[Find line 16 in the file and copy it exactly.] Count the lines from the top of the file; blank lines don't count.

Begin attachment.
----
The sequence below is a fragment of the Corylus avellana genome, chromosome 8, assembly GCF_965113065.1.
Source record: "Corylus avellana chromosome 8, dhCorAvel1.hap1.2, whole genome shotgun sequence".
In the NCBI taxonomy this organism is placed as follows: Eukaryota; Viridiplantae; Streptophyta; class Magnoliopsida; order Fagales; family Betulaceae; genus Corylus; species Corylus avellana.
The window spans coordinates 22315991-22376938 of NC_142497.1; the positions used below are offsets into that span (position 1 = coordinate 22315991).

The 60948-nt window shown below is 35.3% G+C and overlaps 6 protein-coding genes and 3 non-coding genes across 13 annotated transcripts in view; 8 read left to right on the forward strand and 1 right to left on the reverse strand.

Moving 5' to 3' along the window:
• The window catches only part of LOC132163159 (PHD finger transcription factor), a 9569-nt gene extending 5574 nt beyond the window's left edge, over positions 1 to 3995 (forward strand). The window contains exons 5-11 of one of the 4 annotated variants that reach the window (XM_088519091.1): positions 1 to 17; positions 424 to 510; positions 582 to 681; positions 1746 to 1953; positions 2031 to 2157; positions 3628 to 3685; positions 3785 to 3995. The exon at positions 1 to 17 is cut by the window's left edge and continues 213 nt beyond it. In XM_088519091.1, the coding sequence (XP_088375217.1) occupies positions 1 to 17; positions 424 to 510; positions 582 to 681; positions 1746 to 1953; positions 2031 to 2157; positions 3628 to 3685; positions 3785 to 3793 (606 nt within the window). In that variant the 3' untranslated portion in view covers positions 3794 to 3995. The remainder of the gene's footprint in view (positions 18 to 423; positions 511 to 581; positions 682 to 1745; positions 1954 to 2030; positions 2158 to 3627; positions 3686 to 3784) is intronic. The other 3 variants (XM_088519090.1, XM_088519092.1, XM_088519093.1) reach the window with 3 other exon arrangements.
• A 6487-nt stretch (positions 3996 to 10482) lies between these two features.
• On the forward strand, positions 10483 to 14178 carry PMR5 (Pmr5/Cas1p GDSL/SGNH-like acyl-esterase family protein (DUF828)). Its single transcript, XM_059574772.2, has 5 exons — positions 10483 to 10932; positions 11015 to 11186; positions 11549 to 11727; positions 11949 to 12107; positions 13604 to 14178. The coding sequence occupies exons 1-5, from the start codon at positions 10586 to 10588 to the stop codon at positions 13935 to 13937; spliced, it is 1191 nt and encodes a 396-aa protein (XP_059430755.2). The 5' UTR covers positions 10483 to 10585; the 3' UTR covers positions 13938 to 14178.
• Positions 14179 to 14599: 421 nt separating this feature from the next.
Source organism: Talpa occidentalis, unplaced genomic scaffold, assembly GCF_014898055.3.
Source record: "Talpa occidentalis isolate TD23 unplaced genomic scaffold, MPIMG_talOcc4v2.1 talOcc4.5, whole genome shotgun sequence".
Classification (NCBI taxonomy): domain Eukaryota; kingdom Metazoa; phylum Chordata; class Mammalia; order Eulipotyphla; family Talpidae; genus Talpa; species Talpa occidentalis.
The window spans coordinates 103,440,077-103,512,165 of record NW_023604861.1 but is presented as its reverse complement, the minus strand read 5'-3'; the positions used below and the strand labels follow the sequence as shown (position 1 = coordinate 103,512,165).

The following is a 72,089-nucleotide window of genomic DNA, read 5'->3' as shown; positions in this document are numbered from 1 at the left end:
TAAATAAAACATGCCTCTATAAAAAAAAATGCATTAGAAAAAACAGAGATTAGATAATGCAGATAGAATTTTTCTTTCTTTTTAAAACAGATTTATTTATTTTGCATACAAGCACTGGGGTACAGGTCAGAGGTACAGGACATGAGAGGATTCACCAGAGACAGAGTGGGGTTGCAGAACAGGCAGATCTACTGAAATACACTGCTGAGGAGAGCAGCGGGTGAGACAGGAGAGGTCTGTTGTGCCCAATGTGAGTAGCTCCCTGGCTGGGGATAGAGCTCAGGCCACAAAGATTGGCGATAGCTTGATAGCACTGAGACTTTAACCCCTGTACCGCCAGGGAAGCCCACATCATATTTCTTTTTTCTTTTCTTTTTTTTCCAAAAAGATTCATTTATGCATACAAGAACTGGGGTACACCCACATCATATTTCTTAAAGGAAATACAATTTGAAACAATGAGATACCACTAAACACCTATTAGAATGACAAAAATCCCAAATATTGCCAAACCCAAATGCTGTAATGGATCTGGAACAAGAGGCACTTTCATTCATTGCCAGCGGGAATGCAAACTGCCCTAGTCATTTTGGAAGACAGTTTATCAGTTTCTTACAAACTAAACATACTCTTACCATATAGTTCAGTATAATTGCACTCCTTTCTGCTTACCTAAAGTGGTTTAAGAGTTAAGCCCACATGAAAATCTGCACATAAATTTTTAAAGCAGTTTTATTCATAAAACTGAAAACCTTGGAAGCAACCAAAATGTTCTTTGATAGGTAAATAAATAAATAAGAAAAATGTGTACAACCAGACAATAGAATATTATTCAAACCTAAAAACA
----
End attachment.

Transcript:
TAAATAAAACATGCCTCTATAAAAAAAAATGCATTAGAAAAAACAGAGATTAGATAATGCAGATAGAATTTTTCTTTCTTTTTAAAACAGATTTATTTATTTTGCATACAAGCACTGGGGTACAGGTCAGAGGTACAGGACATGAGAGGATTCACCAGAGACAGAGTGGGGTTGCAGAACAGGCAGATCTACTGAAATACACTGCTGAGGAGAGCAGCGGGTGAGACAGGAGAGGTCTGTTGTGCCCAATGTGAGTAGCTCCCTGGCTGGGGATAGAGCTCAGGCCACAAAGATTGGCGATAGCTTGATAGCACTGAGACTTTAACCCCTGTACCGCCAGGGAAGCCCACATCATATTTCTTTTTTCTTTTCTTTTTTTTCCAAAAAGATTCATTTATGCATACAAGAACTGGGGTACACCCACATCATATTTCTTAAAGGAAATACAATTTGAAACAATGAGATACCACTAAACACCTATTAGAATGACAAAAATCCCAAATATTGCCAAACCCAAATGCTGTAATGGATCTGGAACAAGAGGCACTTTCATTCATTGCCAGCGGGAATGCAAACTGCCCTAGTCATTTTGGAAGACAGTTTATCAGTTTCTTACAAACTAAACATACTCTTACCATATAGTTCAGTATAATTGCACTCCTTTCTGCTTACCTAAAGTGGTTTAAGAGTTAAGCCCACATGAAAATCTGCACATAAATTTTTAAAGCAGTTTTATTCATAAAACTGAAAACCTTGGAAGCAACCAAAATGTTCTTTGATAGGTAAATAAATAAATAAGAAAAATGTGTACAACCAGACAATAGAATATTATTCAAACCTAAAAACA